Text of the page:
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ICD-9-CM Coding Guidelines

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ICD-9-CM Coding Guidelines. Presented by Cheryl Crosswhite, CPC. ICD-9-CM Official Guidelines for Coding and Reporting. Partial Freeze of Revisions: October 1, 2011 – last major update of ICD-9-CM Annual update to ICD-9 is provided online on the CDC website: - PowerPoint PPT Presentation

Text of ICD-9-CM Coding Guidelines

ICD-9-CM Coding Guidelines

ICD-9-CM Coding GuidelinesPresented by Cheryl Crosswhite, CPCAlthough ICD-10 is coming, and we should all be getting geared up for that change, we still live in the world of ICD-9. As such, I thought we could brush up on our skills a little.1 Partial Freeze of Revisions:October 1, 2011 last major update of ICD-9-CM Annual update to ICD-9 is provided online on the CDC website:

http://www.cdc.gov/nchs/icd/icd9cm_addenda_guidelines.htm

ICD-9-CM Official Guidelines for Coding and ReportingI hope no one has wasted money on new books for 2012, 2013.2

HIPAA regulations require providers and third party payers to adhere to ICD-9-CM Official Guidelines for Coding and Reporting.A violation of coding guidelines is a violation of HIPAA.HIPAA Alert!It is amazing to me the carriers (FEP, federal carriers) that are still non-compliant with federal regulations.

4Four Sections:- Section I- Section II- Section III - Section IVOfficial Guidelines for Coding & ReportingSection I includes the structure and conventions of the classification and general guidelines that apply to the entire classification, and chapter-specific guidelines that correspond to the chapters as they are arranged in the classification. II includes guidelines for selection of principal diagnosis for non-outpatient settings, Section III includes guidelines for reporting additional diagnoses in non-outpatient settings. Section IV is for outpatient coding and reporting. 5Use both the ICD-9-CM Index to Diseases and the Tabular List of Diseases.Locate term in the Index to Diseases first, and verify the code in the Tabular List of Diseases.Assign the highest level of digits available.General GuidelinesIm not going to spend a lot of time on the general coding guidelines, as we are all pretty familiar with them.

6Signs and symptoms that are integral to the disease should not be assigned as additional codes.The etiology and manifestation convention requires two codes to be reported to completely describe a single condition.GuidelinesMultiple coding- Use additional code- Code first- If applicable, code any causal condition firstAcute (or subacute) and chronic conditionsCombination code versus multiple codeGuidelinesResidual condition that develops after acute phase of illness or injury has ended- No time limit on reportingFor example, traumatic arthritis (residual) following fracture of the left ankle three years ago (cause) (716.17, 905.4)Combination code assigned, for example aphasia due to cerebrovascular accident 6 months ago (438.11)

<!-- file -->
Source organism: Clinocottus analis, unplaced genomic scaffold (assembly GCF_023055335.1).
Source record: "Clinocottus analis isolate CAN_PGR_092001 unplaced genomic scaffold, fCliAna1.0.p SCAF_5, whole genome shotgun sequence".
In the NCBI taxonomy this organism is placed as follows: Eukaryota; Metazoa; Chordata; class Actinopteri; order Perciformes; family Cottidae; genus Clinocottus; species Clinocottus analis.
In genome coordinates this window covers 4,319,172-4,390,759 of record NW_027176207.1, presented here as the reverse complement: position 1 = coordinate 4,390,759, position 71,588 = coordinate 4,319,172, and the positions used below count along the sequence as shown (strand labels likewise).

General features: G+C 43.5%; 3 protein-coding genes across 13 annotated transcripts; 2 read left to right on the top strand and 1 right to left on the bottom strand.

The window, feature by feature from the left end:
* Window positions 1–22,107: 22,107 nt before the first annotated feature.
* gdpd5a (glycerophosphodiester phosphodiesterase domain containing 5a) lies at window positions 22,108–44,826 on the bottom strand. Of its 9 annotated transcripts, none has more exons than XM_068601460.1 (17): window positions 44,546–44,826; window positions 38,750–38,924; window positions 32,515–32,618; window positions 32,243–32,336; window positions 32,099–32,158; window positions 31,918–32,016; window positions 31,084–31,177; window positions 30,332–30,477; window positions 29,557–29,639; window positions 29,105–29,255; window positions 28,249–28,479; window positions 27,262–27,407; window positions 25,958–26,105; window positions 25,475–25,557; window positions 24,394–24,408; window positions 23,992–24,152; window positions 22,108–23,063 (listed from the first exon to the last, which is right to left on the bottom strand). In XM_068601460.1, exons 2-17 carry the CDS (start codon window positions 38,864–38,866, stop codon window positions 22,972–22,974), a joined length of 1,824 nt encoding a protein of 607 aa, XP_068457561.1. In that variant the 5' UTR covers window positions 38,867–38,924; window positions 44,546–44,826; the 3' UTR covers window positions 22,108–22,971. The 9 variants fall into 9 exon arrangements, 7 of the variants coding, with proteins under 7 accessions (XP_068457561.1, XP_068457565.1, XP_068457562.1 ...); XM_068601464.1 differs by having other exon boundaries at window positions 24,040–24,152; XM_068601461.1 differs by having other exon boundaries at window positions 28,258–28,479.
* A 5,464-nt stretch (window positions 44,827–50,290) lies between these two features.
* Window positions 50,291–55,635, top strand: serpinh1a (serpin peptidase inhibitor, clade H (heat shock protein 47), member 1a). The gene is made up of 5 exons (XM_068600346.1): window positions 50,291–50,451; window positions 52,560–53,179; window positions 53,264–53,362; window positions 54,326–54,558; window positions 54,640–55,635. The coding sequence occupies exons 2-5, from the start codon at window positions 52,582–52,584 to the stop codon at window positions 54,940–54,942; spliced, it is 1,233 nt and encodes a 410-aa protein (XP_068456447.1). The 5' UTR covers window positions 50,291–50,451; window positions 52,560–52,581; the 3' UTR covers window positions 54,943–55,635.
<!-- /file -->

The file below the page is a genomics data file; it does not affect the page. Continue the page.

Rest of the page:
Late EffectIn most instances, two codes will be assigned, one for the residual that is being treated and one code that indicates the late effect. There is no time limit for the development of a residual. It may be evident at the time of the acute illness or it may occur months after an injury.The residual is coded first, then the late effects code is assigned to indicate the cause of the residual. 9Principal diagnosisPrincipal procedureSecondary diagnosesSecondary proceduresFirst-listed diagnosisChapter-Specific Guidelines001-139OrganismsInfectionsSupplemental Classification of Factors Influencing Health Status and Contact with Health ServicesHuman immunodeficiency virus (HIV)Chapter 1: Infectious and Parasitic DiseasesBecause infectious or parasitic conditions can affect various parts of the body, this chapter contains a wide variety of codes. In this chapter there are many instances of combination coding and multiple coding. 11Key terms:- HIV disease- HIV infection- HIV infected- HIV positive- Acquired immune deficiency syndrome (AIDS)HIV Positive StatusCan only code CONFIRMED cases of HIV. This is an exception to the hospital inpatient guideline that states they can code probable, suspected, likely, questionable, possible, conditions. In this context, confirmation does NOT require documentation of a positive serology or culture for HIV, the providers diagnostic statement that the patient is HIV positive or has an HIV related illness is sufficient. 12140-239Neoplasm- New growths or tumors in which cell reproduction is out of control

BenignMalignantChapter 2: NeoplasmsSix classifications:- Primary malignancy- Secondary malignancy- Carcinoma (CA) in situ- Benign- Uncertain behavior- Unspecified natureChapter 2: NeoplasmsCarcinoma in situ is an early form of cancer that hasnt invaded any additional organ or surrounding tissue.

Uncertain behavior (235-238) classify by site certain histomorphologically well defined neoplasms the subsequent behavior of which cannot be predicted from the present appearance. Usually means pathology cannot determin whether it is malignant or not.